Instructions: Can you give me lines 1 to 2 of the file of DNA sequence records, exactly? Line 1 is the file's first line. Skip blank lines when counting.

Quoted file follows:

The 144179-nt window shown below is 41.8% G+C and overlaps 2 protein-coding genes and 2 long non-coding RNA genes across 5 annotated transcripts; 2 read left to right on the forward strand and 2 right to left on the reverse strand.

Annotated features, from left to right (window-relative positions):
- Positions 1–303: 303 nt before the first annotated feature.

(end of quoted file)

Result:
The 144179-nt window shown below is 41.8% G+C and overlaps 2 protein-coding genes and 2 long non-coding RNA genes across 5 annotated transcripts; 2 read left to right on the forward strand and 2 right to left on the reverse strand.

Annotated features, from left to right (window-relative positions):